Ever get frustrated with your employees/staff because they’re not all on the same page? Chances are you have—in fact, every leader I’ve ever met has felt that way at one time or another. So, here’s my question for you, who’s fault is that?
Now, I ask that question, not to be mean, but because I think it gets right to the heart of the problem. In other words, I frequently hear leaders complain about their people and how they’re all doing their own thing, they’e not in alignment, they’re not executing the strategic plan, etc. But I rarely hear leaders say, “And it’s my fault.”
Yet isn’t that the essence of what you and I are supposed to do as leaders? Aren’t we supposed to be the ones who set the direction and cast a compelling vision to our people? Aren’t we supposed to pick the right people and coach/equip them to make sure they can successfully complete the mission? Aren’t we supposed to motivate and inspire our teams to produce great results? Aren’t we supposed to ensure that everyone and everything is in alignment so we can complete the plan we set? Absolutely!
So, if our teams aren’t all rowing in the same direction, who’s responsibility is that?
Now, if you’re ready and willing to pick up that mantle of responsibility, may I encourage you to engage in a couple of behaviors that can help ensure that your team will keep rowing in the same direction.
1. Make sure you have a crystal clear picture of your preferred future in your own head
Back in my old preaching days, we had a saying, “If it’s a mist in the pulpit, it’s a fog in the pew,” meaning that if the preacher (read, “Leader”) isn’t clear about what they’re saying, there’s no way anyone else will. Yet when I ask business and other leaders what they want to accomplish this year, you’d be surprised at how unclear most of their answers are.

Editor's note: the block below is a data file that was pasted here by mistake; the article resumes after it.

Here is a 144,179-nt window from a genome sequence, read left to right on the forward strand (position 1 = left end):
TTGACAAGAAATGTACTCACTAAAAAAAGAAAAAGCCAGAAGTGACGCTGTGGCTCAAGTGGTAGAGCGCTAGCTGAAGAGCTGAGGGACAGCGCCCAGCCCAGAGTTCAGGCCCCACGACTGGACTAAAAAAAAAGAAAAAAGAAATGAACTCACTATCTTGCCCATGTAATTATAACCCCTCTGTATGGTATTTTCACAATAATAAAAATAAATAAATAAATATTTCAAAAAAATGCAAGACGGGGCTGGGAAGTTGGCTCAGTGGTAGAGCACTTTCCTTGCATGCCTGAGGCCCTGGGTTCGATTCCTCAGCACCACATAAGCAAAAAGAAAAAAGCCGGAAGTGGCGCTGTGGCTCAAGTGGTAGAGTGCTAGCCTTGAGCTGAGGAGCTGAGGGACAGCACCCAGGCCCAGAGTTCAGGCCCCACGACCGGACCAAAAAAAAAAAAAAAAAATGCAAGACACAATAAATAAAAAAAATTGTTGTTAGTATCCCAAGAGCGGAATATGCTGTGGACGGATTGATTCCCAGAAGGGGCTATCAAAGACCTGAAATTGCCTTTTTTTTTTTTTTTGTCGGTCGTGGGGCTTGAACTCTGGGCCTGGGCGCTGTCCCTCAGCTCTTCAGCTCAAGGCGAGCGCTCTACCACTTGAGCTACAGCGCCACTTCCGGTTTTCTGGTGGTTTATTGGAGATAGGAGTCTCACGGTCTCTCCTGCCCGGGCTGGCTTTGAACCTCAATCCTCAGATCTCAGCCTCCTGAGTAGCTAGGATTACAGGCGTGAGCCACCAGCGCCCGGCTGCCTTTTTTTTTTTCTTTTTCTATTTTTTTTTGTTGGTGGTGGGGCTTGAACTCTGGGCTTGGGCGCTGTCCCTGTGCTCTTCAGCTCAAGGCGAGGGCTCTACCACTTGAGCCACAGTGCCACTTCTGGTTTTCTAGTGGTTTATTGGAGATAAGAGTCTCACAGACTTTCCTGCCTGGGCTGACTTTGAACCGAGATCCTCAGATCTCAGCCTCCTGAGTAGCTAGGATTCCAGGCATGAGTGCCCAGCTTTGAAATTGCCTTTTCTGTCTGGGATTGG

When I ask, ‘So, what’s your vision for the next year (or three years)?” I rarely get a clear answer. When I ask, “Okay, well, what do you want to be true of your business (or organization) by 12/31 of this year?” I usually get back bits and pieces of some things they’d like to have happen … but it’s rarely ever a very clear concise picture.
So, if it’s a mist in their mind, is there any wonder it’s a fog in their people’s minds?
Basically, if you can’t say right off the top of your head, “Our vision for this year is … and the top three things we plan to accomplish are 1. 2. 3.” then you know there’s no way that all of your people are going to be headed in the same direction. So make sure it’s crystal clear in your head.
2. Make sure you cast that vision (and hopefully it’s a compelling vision) over and over and over again
Why? Because people leak vision. Within 48 hours of you sharing your vision, virtually everyone you shared your vision with has forgotten it. That’s why I say to leaders like you, all the time, you can’t overcast vision.
In other words, you should leak vision into every conversation, every message, every letter, every meeting, etc. Your people should be sick and tired of you saying, “This is where we’re headed!” And then you should cast it again.
Remember, as soon as your people go back to their work (after you’ve cast your vision), they’re minds return to what they have to accomplish. They’re looking at their to do list, not your vision. They’re focused on their next action, their next email, their next call, their next project, etc. The last thing most of your people are thinking about is where your company is headed.
And that’s the problem. When people start focusing on just their next activity, they start heading in different directions—in most cases, not intentionally. It just happens. And 10 tasks down the list, they’re headed in a completely different direction than they were supposed to.
Which is why you have to keep casting vision and reminding your people where they’re going. After all, isn’t that what you’re supposed to be doing as a leader?
3. Make sure you create short, simple, easy metrics to keep everyone focused on heading in the same direction